This is an effort to pull this discursive discourse together into something coherent. I'll start with the purely economic side.
At the largest scale we have a macroeconomic view found in "This Time is Different". There is a great deal of dense material in this book, but I'm only going to mention a little. Their figure P-1 shows a graph of countries in default, weighted by their percentage of the global economy. This is a very crude measure of economic ills, with many criticisms possible, but I'm only interested in the most pronounced features.
By this measure, the economic crisis which started in 1914 didn't even reach some kind of stability until 1954. Nothing major marks the end of WWI, the roaring twenties or the Great Depression clearly. Even in 1954 the level of bad debt is distinctly higher than it was prior to 1914. Things don't really return to the 'good old days' prior to WWI until about 2000. This is striking.
(Before you get nostalgic for 'La Belle poque' read Barbara Tuchman's "The Proud Tower". Things only seemed wonderful in retrospect, when compared to the multiple nightmares which followed.)
What this should tell us is that the entire period for which we have convenient economic data is an historical anomaly. A second inference is that the roots of present misery can run very deep indeed.
You might also consider how you might have gone about investing in the future before WWI, even with your present unfair advantage in knowledge. You couldn't very well invest in airlines or communication satellites. Buggy whips were on the way out, and automobiles were the coming thing, but what effect would the Seldon patents have on the industry? If you invest in transportation stocks, are you backing RMS Titanic? (Tip: avoid White Star Line.)
If knowledge of their future still leaves you in doubt, what about those without this advantage? The one obvious thing about investment should have been that it would require enormous flexibility. Everything was about to change. That is still a reasonable expectation today.
Even if you know general trends do you know when the changes that mark an epoch begin? Would any rational investor recognize October 6, 1979 as the start of the junk bond bubble? That is the date on which Paul Volker, chairman of the federal reserve, announced a shift in policy; no longer would the fed. hold interest rates constant and adjust the money supply, now they would hold the money supply approximately constant, and let interest rates float. Suddenly, the backwater of the bond market became interesting to speculators.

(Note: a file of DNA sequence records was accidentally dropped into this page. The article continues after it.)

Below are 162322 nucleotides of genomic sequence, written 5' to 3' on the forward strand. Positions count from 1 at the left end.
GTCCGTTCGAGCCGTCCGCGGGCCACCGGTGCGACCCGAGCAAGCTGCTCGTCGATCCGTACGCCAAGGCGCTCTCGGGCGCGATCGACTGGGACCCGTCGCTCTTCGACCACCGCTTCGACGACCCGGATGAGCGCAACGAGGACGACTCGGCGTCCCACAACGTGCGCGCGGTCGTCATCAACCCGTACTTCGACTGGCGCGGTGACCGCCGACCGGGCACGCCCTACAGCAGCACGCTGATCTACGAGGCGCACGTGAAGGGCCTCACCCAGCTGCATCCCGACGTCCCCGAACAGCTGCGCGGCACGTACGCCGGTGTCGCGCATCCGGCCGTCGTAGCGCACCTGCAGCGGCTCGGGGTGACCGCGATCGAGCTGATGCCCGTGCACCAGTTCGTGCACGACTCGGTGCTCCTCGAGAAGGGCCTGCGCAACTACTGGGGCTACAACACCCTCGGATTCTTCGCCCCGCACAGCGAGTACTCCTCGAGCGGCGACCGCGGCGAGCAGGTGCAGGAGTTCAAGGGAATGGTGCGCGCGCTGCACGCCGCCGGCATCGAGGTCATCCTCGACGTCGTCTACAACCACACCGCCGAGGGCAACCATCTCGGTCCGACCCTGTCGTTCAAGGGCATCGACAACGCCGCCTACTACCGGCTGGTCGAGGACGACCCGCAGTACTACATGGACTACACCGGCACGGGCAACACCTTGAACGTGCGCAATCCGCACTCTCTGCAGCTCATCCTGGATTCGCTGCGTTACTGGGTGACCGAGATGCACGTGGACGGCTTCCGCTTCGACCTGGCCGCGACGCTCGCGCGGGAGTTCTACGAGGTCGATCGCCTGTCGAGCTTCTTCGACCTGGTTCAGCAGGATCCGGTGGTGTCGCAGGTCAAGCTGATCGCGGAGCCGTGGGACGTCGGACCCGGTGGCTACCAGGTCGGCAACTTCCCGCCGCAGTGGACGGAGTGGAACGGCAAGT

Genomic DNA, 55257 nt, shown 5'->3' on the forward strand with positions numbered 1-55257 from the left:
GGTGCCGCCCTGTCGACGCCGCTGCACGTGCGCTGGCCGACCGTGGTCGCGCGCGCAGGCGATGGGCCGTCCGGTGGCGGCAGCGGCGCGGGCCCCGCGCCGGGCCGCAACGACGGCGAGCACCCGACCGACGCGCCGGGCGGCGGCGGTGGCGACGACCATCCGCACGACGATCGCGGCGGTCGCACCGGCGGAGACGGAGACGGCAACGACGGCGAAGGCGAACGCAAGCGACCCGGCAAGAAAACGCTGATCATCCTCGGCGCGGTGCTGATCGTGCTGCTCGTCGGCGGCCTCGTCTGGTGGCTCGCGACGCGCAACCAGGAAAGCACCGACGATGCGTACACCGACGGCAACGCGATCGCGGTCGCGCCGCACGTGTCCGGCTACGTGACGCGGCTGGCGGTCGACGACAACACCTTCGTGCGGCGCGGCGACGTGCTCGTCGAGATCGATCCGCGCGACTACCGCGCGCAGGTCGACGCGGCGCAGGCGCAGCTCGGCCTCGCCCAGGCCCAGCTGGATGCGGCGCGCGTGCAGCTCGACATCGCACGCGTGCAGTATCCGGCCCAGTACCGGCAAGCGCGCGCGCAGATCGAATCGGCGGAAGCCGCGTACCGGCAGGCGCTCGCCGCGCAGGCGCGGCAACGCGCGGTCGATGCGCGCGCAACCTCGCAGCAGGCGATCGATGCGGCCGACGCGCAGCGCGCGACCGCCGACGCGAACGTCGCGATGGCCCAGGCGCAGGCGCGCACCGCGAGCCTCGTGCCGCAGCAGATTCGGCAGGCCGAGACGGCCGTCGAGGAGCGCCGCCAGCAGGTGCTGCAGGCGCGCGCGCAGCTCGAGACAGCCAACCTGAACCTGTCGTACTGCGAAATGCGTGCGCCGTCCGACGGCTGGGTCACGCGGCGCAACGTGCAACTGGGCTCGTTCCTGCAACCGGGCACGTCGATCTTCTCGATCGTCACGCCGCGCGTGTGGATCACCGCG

Shifts in interest rates could change the value of bonds based on fixed interest rates. Naturally, the riskiest bonds need to pay the highest interest rates to offset risk. 'Junk bonds' started to move. A bond market which had been based on low risk and steady income streams began to show symptoms of bipolar disorder.
Since corporations typically raise money by selling either stocks or bonds, and issuing stock dilutes ownership, buying up stock using leverage provided by bonds became a standard route to 'leveraged takeovers'. Even corporations which survived a challenge became loaded with debt acquired to prevent a buyout. This probably didn't benefit stockholders, but it was vital if upper management was to remain in charge. The result was more debt, risk and more bonds being classed as junk. The interests of management, employees and shareholders were at odds, and the whole process exhibited positive feedback.
Takeovers by corporate raiders were based on the immediate bottom line. Anything which did not contribute to that was jettisoned. In some cases raiders simply stripped companies of assets, dismembering the organization. In other cases the company survived, but its character changed. It stopped building expertise to tackle difficult problems, concentrating on immediate returns. Top management rarely had much experience with the underlying business. They didn't reach the top by following the long path of internal advancement. After a while there weren't any investments in projects slated to pay off 30 years ahead. Entire industries were living on past accomplishments. After 30 years the effects were predictable, the wellsprings of corporate innovation dried up. The management response was also predictable, this was the period when annual reports became opaque or misleading.
(Don't think risky 30-year investments are important? Review the history of aviation from the Wright flyer to the airlines of the 1950s. When you get done, try to imagine any existing corporate culture which would accept such challenges, and persevere despite terrible setbacks.)
Was Volker a fool? He was a man with an urgent problem and a limited number of tools. The economy was stagnant and inflation was high. Any traditional economic stimulus would increase both the money supply and the inflation rate. He did what he felt he had to. Other alternatives were worse. Many, perhaps most, historic economic decisions are made on no better basis.